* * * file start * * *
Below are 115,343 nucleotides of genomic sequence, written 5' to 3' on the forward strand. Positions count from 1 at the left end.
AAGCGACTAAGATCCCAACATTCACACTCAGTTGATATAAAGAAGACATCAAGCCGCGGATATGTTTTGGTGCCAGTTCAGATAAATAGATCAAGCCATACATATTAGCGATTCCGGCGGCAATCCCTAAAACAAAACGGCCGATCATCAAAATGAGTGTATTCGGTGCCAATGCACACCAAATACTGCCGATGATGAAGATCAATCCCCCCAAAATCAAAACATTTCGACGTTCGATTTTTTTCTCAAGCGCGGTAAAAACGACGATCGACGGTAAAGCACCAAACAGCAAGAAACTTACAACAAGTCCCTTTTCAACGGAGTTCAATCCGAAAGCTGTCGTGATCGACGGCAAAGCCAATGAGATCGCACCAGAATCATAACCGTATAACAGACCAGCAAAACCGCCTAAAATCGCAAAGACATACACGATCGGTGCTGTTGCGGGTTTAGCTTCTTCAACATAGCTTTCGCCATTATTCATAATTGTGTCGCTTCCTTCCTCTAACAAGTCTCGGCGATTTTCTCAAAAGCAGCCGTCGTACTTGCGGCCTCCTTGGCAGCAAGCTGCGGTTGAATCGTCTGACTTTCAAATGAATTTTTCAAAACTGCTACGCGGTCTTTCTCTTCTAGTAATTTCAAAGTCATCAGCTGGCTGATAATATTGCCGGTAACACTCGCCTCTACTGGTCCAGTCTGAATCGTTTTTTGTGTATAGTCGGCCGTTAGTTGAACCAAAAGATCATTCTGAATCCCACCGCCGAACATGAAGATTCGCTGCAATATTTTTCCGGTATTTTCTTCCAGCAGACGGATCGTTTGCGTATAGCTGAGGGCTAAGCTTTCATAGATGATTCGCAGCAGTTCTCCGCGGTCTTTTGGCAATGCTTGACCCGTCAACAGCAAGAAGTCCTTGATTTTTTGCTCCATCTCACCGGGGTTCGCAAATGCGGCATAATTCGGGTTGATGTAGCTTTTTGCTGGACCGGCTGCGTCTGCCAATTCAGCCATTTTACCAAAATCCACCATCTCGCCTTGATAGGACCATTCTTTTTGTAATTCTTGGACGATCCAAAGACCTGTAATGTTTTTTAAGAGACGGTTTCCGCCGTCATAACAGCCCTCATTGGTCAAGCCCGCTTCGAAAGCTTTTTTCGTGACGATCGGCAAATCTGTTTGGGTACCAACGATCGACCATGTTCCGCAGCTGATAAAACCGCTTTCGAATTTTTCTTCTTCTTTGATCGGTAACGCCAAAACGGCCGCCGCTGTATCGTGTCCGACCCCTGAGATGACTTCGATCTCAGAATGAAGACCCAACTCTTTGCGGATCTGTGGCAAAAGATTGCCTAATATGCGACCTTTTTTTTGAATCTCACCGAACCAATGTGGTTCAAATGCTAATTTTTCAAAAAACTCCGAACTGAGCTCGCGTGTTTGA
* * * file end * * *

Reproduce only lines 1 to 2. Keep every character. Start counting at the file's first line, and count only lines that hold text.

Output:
Below are 115,343 nucleotides of genomic sequence, written 5' to 3' on the forward strand. Positions count from 1 at the left end.
AAGCGACTAAGATCCCAACATTCACACTCAGTTGATATAAAGAAGACATCAAGCCGCGGATATGTTTTGGTGCCAGTTCAGATAAATAGATCAAGCCATACATATTAGCGATTCCGGCGGCAATCCCTAAAACAAAACGGCCGATCATCAAAATGAGTGTATTCGGTGCCAATGCACACCAAATACTGCCGATGATGAAGATCAATCCCCCCAAAATCAAAACATTTCGACGTTCGATTTTTTTCTCAAGCGCGGTAAAAACGACGATCGACGGTAAAGCACCAAACAGCAAGAAACTTACAACAAGTCCCTTTTCAACGGAGTTCAATCCGAAAGCTGTCGTGATCGACGGCAAAGCCAATGAGATCGCACCAGAATCATAACCGTATAACAGACCAGCAAAACCGCCTAAAATCGCAAAGACATACACGATCGGTGCTGTTGCGGGTTTAGCTTCTTCAACATAGCTTTCGCCATTATTCATAATTGTGTCGCTTCCTTCCTCTAACAAGTCTCGGCGATTTTCTCAAAAGCAGCCGTCGTACTTGCGGCCTCCTTGGCAGCAAGCTGCGGTTGAATCGTCTGACTTTCAAATGAATTTTTCAAAACTGCTACGCGGTCTTTCTCTTCTAGTAATTTCAAAGTCATCAGCTGGCTGATAATATTGCCGGTAACACTCGCCTCTACTGGTCCAGTCTGAATCGTTTTTTGTGTATAGTCGGCCGTTAGTTGAACCAAAAGATCATTCTGAATCCCACCGCCGAACATGAAGATTCGCTGCAATATTTTTCCGGTATTTTCTTCCAGCAGACGGATCGTTTGCGTATAGCTGAGGGCTAAGCTTTCATAGATGATTCGCAGCAGTTCTCCGCGGTCTTTTGGCAATGCTTGACCCGTCAACAGCAAGAAGTCCTTGATTTTTTGCTCCATCTCACCGGGGTTCGCAAATGCGGCATAATTCGGGTTGATGTAGCTTTTTGCTGGACCGGCTGCGTCTGCCAATTCAGCCATTTTACCAAAATCCACCATCTCGCCTTGATAGGACCATTCTTTTTGTAATTCTTGGACGATCCAAAGACCTGTAATGTTTTTTAAGAGACGGTTTCCGCCGTCATAACAGCCCTCATTGGTCAAGCCCGCTTCGAAAGCTTTTTTCGTGACGATCGGCAAATCTGTTTGGGTACCAACGATCGACCATGTTCCGCAGCTGATAAAACCGCTTTCGAATTTTTCTTCTTCTTTGATCGGTAACGCCAAAACGGCCGCCGCTGTATCGTGTCCGACCCCTGAGATGACTTCGATCTCAGAATGAAGACCCAACTCTTTGCGGATCTGTGGCAAAAGATTGCCTAATATGCGACCTTTTTTTTGAATCTCACCGAACCAATGTGGTTCAAATGCTAATTTTTCAAAAAACTCCGAACTGAGCTCGCGTGTTTGA